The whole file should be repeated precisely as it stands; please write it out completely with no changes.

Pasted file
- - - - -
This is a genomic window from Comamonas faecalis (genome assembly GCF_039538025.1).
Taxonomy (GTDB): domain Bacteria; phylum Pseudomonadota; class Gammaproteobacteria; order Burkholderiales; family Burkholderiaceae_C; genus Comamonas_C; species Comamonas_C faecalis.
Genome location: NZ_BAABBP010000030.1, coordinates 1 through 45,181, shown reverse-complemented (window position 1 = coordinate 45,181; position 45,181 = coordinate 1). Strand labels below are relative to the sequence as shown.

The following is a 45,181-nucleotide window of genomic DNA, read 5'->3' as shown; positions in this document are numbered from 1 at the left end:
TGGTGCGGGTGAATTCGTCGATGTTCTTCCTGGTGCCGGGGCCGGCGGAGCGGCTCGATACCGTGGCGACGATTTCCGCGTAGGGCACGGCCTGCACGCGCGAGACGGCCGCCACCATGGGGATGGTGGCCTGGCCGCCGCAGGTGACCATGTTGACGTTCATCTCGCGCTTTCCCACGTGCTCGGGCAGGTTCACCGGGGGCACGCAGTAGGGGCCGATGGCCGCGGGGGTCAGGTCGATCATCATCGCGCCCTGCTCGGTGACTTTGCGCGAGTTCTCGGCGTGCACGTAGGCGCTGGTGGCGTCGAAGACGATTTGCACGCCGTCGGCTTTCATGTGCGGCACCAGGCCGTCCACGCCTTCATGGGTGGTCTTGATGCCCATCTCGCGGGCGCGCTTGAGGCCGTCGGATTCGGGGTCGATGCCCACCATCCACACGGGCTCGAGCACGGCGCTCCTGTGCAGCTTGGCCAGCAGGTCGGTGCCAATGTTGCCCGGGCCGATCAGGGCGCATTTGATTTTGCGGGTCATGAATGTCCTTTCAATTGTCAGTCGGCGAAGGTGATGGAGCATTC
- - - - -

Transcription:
This is a genomic window from Comamonas faecalis (genome assembly GCF_039538025.1).
Taxonomy (GTDB): domain Bacteria; phylum Pseudomonadota; class Gammaproteobacteria; order Burkholderiales; family Burkholderiaceae_C; genus Comamonas_C; species Comamonas_C faecalis.
Genome location: NZ_BAABBP010000030.1, coordinates 1 through 45,181, shown reverse-complemented (window position 1 = coordinate 45,181; position 45,181 = coordinate 1). Strand labels below are relative to the sequence as shown.

The following is a 45,181-nucleotide window of genomic DNA, read 5'->3' as shown; positions in this document are numbered from 1 at the left end:
TGGTGCGGGTGAATTCGTCGATGTTCTTCCTGGTGCCGGGGCCGGCGGAGCGGCTCGATACCGTGGCGACGATTTCCGCGTAGGGCACGGCCTGCACGCGCGAGACGGCCGCCACCATGGGGATGGTGGCCTGGCCGCCGCAGGTGACCATGTTGACGTTCATCTCGCGCTTTCCCACGTGCTCGGGCAGGTTCACCGGGGGCACGCAGTAGGGGCCGATGGCCGCGGGGGTCAGGTCGATCATCATCGCGCCCTGCTCGGTGACTTTGCGCGAGTTCTCGGCGTGCACGTAGGCGCTGGTGGCGTCGAAGACGATTTGCACGCCGTCGGCTTTCATGTGCGGCACCAGGCCGTCCACGCCTTCATGGGTGGTCTTGATGCCCATCTCGCGGGCGCGCTTGAGGCCGTCGGATTCGGGGTCGATGCCCACCATCCACACGGGCTCGAGCACGGCGCTCCTGTGCAGCTTGGCCAGCAGGTCGGTGCCAATGTTGCCCGGGCCGATCAGGGCGCATTTGATTTTGCGGGTCATGAATGTCCTTTCAATTGTCAGTCGGCGAAGGTGATGGAGCATTC